If you’ve ever experienced fatigue or soreness after a workout, you know how frustrating it is. Not only does it reduce your motivation for the next time, it can also impact the rest of your day including how productive you are at work. The good news is that preventing workout fatigue is pretty straight forward.
Before we jump into that, let’s take a quick look at what causes workout fatigue in the first place. The first reason your muscles get excessively tired or sore is if they are not receiving the right kind of nutrients to fuel them. With every rep, they are being exerted and need the requisite source of energy to keep going. The second reason is that your body builds up metabolic waste while you workout. If the metabolic waste is not flushed out, your body begins to tighten up and resist additional motion. This can cause further injury if you keep going as your muscles are less flexible.
As you might imagine, you can prevent workout fatigue by improving the quality, quantity and timing of your nutrition intake to make sure that your muscles are getting what they need; and by reducing the build up of metabolic waste in your body. Here are three ways in which you can do this:
1. Fuel your body right: while there is a lot of debate about the specifics of exactly what you should eat before and after your workout, it’s pretty clear from the research that a mix of protein and carbohydrates leading up to the work (a meal about 2-3 hours before and a snack or smoothie about 1 hour before) followed by a mix of protein and some fats after the workout (about 30 minutes after) are ideal. The exact amount of protein, carbs and fats will depend on your weight, workout regime and metabolism (more on that coming soon). You should also try to drink between 12 and 16 ounces of water in the 2 hours leading up to your workout.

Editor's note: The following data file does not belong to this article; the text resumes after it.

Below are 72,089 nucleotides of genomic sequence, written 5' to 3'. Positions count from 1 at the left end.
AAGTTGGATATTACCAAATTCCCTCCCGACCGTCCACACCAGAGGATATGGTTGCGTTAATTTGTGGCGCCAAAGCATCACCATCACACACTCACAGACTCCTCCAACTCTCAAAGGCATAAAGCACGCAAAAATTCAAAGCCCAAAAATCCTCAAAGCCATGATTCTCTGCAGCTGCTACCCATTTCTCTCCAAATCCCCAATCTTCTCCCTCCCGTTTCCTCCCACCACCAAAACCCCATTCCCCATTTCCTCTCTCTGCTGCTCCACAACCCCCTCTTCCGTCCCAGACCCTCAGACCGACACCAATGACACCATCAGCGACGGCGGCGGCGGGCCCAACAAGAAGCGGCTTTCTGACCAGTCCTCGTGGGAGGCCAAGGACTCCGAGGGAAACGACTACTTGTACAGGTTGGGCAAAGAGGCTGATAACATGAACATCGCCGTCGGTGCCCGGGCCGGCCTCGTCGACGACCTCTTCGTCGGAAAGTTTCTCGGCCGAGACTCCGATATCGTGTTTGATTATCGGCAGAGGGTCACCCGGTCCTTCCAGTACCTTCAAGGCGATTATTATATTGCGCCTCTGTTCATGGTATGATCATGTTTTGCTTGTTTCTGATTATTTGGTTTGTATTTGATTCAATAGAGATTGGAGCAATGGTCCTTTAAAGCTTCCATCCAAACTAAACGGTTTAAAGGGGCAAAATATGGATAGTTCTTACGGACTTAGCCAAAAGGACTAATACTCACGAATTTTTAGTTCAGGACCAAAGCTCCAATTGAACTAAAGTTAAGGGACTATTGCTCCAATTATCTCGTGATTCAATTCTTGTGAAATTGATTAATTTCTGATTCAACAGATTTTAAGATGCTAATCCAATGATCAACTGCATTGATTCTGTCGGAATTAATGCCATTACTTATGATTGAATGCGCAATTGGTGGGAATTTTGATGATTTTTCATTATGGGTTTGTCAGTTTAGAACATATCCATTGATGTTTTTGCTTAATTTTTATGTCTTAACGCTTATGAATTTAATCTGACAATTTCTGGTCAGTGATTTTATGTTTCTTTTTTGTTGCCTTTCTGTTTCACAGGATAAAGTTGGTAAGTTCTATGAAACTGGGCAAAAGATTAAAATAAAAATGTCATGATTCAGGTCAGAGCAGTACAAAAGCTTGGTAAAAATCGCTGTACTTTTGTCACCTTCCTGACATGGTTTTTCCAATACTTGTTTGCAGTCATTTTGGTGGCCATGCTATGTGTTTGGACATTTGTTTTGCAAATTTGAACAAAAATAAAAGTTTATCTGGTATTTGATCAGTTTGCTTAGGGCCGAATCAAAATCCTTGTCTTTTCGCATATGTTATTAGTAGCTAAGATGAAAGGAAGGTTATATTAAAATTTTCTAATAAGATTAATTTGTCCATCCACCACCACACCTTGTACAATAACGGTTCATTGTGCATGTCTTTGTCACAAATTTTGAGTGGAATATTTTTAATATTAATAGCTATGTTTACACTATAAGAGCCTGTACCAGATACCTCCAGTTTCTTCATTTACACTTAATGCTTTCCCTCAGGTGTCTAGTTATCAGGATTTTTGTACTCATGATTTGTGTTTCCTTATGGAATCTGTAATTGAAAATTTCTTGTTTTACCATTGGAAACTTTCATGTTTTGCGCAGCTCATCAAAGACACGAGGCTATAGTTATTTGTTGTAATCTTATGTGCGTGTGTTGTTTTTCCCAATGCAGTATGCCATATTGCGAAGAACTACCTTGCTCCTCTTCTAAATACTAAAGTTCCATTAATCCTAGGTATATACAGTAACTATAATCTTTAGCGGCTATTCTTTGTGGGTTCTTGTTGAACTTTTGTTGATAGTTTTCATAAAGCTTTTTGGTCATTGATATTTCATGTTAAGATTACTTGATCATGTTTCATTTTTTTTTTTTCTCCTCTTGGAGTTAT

2. Get enough rest between workouts: when you allow your body enough time to rest, it naturally rebuilds muscles and clears out metabolic waste. Working out 3-5 times a week is ideal with 1-2 days of rest between each workout. Grouping your workouts by muscle groups (e.g. shoulders and chest, back and arms, legs or push, pull, legs and abs) is a great way to make sure each group has time to recover between workouts.
3. Work-out for 30-45 minutes: a lot of people suffer from fatigue and soreness because they are working their bodies too hard. You should aim for 30-45 minutes at the gym as your upper limit. If you’re doing a modality like HIIT, sprints or running up hills, this can be even shorter and you will get a lot out of it. Push yourself to your limits, but be careful not to cross them!
So there you have it! Treat your body right by eating nutritious foods at the right time and make sure you get enough rest. Over exertion slows you down and is counter-productive in helping you reach your goals!